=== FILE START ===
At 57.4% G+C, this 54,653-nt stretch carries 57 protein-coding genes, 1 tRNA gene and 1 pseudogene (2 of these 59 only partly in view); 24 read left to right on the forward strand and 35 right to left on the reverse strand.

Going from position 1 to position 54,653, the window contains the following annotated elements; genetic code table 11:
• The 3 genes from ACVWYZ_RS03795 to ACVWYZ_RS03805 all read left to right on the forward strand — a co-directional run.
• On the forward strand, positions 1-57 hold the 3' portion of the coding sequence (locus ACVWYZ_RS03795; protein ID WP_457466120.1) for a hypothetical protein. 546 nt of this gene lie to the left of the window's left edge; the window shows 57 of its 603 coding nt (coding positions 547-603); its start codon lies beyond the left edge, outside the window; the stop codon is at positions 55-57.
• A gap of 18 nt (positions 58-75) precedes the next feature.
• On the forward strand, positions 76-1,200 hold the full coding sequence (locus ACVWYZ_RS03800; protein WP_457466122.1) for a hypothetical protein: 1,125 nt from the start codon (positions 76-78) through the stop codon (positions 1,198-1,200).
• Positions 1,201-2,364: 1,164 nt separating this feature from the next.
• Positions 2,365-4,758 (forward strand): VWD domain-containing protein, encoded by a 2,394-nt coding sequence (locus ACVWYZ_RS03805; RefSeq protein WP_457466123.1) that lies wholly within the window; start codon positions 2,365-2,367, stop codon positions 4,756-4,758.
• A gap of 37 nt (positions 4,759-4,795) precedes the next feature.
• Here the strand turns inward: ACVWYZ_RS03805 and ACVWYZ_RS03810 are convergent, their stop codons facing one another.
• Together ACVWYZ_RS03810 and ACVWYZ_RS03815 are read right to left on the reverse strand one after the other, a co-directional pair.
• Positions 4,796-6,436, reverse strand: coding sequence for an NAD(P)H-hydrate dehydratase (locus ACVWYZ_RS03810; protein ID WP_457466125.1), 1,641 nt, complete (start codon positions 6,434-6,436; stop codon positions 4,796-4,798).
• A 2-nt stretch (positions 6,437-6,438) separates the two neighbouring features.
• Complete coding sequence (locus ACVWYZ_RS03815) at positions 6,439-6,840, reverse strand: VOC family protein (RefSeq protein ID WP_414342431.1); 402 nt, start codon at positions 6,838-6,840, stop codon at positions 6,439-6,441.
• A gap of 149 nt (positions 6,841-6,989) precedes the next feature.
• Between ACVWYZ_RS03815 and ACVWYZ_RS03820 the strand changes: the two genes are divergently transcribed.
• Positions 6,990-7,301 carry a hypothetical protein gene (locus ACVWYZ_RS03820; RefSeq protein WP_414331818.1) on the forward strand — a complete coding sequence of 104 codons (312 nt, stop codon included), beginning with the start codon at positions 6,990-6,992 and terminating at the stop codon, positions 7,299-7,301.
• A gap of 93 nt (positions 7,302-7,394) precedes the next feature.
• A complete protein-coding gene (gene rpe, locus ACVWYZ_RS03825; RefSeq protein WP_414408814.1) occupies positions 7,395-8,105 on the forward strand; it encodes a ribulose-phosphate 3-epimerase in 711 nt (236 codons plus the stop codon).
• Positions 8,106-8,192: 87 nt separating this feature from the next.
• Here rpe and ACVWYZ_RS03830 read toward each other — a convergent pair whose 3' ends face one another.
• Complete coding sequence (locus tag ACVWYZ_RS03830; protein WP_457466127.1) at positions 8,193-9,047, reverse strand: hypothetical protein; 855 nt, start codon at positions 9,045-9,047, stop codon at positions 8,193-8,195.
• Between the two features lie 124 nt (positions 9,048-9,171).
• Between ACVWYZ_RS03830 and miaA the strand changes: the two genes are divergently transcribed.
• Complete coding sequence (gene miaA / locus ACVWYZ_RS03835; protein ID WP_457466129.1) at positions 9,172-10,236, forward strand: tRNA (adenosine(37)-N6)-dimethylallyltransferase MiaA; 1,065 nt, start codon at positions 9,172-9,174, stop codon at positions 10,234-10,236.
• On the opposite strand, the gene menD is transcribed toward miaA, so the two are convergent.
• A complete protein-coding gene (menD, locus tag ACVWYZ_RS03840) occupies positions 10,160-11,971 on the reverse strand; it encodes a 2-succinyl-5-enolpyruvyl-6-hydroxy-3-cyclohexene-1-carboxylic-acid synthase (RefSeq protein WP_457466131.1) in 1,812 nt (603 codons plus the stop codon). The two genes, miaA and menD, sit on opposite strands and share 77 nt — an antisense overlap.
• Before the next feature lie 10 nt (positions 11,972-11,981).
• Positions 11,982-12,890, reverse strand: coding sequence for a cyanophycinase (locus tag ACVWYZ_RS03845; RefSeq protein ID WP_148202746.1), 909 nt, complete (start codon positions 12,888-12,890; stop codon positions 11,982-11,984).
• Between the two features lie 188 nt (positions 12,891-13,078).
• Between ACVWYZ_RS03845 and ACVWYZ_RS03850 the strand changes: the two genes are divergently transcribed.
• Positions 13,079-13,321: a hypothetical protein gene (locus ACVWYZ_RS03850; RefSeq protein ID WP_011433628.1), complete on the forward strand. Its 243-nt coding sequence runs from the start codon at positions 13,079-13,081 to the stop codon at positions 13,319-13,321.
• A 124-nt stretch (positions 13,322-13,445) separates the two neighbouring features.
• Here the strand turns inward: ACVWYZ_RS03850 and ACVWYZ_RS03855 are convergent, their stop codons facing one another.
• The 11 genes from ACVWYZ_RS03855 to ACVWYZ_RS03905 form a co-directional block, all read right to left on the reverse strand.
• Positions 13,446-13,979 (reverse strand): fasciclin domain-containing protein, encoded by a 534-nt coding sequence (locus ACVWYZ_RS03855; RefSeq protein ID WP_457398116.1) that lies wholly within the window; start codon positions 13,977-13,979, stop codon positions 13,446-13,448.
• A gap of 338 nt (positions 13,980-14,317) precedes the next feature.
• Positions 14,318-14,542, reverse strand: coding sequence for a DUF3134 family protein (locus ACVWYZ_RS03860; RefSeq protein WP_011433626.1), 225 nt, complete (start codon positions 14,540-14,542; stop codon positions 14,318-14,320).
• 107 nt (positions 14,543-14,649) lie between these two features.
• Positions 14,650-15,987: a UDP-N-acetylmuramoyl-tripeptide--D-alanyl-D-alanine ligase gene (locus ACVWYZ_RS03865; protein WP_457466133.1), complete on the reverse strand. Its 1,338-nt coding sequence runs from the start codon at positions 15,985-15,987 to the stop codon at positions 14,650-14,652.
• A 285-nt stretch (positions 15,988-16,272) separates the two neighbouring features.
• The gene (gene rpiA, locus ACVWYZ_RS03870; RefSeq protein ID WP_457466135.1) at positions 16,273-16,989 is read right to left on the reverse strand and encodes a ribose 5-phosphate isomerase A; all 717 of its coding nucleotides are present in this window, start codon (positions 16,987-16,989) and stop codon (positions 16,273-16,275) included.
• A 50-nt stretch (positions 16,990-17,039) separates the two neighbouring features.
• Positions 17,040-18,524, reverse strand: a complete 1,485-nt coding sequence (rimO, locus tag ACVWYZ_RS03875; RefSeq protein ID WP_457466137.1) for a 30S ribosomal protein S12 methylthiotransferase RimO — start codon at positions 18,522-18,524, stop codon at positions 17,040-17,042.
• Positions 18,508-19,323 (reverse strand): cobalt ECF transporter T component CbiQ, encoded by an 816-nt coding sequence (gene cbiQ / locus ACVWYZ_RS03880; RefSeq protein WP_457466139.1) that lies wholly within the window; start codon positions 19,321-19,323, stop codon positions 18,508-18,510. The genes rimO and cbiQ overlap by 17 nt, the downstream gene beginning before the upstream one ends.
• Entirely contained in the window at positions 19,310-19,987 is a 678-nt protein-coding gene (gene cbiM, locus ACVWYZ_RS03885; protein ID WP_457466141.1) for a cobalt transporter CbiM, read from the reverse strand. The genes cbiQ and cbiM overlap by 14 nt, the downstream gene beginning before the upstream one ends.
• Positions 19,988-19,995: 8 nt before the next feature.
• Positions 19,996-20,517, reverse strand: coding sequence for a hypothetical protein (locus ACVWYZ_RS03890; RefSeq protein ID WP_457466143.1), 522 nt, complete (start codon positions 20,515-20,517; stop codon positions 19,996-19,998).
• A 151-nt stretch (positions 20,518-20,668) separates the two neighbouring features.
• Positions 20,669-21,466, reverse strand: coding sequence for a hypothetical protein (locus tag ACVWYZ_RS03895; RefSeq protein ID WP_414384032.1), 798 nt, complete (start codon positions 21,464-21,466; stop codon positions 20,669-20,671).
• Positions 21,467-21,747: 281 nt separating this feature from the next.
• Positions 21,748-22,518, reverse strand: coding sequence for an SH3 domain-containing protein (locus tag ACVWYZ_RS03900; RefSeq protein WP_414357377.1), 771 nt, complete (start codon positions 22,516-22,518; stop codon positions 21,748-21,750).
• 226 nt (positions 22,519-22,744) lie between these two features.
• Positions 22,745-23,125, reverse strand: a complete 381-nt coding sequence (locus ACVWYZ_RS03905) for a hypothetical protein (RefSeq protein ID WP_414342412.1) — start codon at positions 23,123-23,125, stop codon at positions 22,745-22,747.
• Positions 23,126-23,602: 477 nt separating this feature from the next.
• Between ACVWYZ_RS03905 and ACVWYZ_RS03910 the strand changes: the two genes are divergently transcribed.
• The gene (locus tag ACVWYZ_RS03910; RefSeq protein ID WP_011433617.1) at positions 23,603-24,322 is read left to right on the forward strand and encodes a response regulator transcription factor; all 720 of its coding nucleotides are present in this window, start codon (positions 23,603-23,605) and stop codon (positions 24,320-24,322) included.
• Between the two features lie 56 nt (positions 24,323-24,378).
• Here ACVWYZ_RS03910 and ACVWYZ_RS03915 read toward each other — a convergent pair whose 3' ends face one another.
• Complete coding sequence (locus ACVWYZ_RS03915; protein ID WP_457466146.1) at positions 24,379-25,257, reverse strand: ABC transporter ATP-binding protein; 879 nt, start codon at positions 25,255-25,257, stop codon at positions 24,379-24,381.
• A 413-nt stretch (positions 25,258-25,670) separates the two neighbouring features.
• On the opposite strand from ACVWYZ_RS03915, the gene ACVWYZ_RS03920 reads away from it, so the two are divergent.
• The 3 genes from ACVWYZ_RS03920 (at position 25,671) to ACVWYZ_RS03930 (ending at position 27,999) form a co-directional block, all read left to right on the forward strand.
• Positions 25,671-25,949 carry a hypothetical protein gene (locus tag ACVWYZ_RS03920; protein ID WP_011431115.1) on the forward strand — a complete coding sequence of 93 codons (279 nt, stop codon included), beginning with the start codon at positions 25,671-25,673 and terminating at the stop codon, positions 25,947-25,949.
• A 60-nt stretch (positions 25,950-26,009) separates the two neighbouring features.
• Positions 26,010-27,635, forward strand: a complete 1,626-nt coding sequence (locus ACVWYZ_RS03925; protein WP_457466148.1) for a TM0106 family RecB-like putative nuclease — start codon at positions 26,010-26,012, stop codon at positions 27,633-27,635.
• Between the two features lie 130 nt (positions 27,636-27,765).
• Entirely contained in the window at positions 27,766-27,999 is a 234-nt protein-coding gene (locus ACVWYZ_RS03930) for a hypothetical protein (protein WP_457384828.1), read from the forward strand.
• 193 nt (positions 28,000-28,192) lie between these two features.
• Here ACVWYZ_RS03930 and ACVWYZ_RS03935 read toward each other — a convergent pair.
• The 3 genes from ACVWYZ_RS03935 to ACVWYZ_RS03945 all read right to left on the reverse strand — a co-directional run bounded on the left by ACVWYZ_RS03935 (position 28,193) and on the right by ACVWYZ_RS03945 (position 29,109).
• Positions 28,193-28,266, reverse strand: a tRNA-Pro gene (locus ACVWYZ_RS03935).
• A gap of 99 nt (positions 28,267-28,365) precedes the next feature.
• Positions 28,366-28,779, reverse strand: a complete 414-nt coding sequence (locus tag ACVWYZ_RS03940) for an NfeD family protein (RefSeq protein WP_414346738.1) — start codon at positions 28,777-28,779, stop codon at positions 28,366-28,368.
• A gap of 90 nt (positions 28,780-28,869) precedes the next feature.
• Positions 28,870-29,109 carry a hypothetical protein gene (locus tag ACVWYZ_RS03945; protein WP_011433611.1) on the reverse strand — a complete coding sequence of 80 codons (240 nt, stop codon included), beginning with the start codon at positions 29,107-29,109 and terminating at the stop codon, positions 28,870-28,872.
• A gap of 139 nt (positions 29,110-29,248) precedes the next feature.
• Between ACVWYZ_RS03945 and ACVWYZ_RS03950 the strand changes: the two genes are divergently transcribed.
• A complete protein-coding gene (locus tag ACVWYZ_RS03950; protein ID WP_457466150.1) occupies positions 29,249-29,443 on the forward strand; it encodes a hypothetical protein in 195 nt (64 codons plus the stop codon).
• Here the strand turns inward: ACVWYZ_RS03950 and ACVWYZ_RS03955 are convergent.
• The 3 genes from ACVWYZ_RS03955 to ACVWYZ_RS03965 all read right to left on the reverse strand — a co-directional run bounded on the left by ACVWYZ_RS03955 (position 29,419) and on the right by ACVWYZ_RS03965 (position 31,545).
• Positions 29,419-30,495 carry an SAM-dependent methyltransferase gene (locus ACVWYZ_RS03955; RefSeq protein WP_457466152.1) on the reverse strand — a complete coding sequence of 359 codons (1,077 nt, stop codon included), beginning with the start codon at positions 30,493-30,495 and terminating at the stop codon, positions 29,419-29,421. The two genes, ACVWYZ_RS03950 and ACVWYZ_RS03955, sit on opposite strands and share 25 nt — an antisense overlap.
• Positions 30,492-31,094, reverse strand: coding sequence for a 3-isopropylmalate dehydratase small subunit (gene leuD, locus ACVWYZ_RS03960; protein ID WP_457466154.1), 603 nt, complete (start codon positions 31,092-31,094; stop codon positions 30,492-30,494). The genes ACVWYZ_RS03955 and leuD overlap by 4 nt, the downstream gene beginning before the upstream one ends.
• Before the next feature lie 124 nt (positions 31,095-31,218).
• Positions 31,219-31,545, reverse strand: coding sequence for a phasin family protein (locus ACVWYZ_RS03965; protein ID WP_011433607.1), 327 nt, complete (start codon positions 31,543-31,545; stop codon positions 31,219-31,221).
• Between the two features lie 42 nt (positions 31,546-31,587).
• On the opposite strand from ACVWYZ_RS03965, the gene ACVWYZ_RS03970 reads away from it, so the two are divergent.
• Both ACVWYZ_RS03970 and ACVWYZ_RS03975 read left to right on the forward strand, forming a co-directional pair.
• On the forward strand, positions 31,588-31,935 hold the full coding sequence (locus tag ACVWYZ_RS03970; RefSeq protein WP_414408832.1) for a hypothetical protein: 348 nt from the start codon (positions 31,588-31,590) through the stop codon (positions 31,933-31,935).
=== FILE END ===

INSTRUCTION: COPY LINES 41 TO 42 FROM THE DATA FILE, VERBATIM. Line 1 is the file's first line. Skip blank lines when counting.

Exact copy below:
• A 285-nt stretch (positions 15,988-16,272) separates the two neighbouring features.
• The gene (gene rpiA, locus ACVWYZ_RS03870; RefSeq protein ID WP_457466135.1) at positions 16,273-16,989 is read right to left on the reverse strand and encodes a ribose 5-phosphate isomerase A; all 717 of its coding nucleotides are present in this window, start codon (positions 16,987-16,989) and stop codon (positions 16,273-16,275) included.